Europe’s oil giants saw their trading arms rake in some $37 billion in pre-tax earnings last year, overtaking the estimated $34 billion made by the world’s largest energy traders, with soaring profits attributed to the events since Russia invaded Ukraine.
According to data from Bernstein Research cited by The Financial Times, Shell generated $16 billion in pre-tax earnings from its energy trading arm, while TotalEnergies took in $11.5 billion and BP earned $8.4 billion.
These figures compare to Vitol’s record energy trading profits for last year of nearly $15 billion, followed by Trafigura’s $8.5 billion, Gunvor’s $5.4 billion, and Mercuria’s $4.9 billion.
“Overall the [three European] oil majors led the pack . . . generating around $37bn in 2022 we estimate, across molecules and electrons,” analysts Oswald Clint, Alex McColl and Edouard Nelson said in a research note published by the Financial Times.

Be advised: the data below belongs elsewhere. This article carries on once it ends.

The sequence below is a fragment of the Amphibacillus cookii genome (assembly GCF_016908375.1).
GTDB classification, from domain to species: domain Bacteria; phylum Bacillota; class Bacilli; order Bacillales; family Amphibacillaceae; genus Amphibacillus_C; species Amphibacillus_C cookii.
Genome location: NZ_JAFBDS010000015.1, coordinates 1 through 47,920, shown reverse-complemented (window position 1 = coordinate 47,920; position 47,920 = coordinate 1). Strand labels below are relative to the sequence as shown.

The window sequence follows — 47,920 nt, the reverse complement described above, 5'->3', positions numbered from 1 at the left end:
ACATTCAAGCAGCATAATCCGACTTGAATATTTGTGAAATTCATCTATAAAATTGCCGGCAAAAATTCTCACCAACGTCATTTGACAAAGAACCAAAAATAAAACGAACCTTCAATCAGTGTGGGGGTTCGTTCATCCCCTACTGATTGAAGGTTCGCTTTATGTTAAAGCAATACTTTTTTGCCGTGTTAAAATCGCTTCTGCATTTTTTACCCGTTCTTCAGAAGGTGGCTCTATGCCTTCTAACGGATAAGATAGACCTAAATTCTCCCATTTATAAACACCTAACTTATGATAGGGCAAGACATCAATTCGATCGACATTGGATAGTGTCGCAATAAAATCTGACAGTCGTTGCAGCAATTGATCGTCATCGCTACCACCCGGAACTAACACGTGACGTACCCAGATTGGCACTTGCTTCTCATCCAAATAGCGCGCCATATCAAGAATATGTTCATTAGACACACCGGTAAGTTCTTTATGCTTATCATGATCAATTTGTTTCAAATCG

On Tuesday, despite falling oil and gas prices, BP reported $5 billion in profits for Q1 2023, beating analyst estimates and Q4 earnings, citing “exceptional” gas trading and “a very strong oil trading result”.
Bernstein Research noted that while it is often difficult to create a comparison due to complicated financial disclosure elements and while some of the figures are not directly comparable, the earnings results show a clear increase in the importance of trading activities for European oil giants.
That new trend continues to gain momentum with U.S. giant ExxonMobil announcing in February that it would create its own global trading division later this year in a major reorganization to drive “commercial intensity”.
The buzz around trading with the currently uncertain price outlook across energy products has led to growing appetite for a share of the profits,” Argus cited Exxon as saying in a note to employees.
By Charles Kennedy for Oilprice.com
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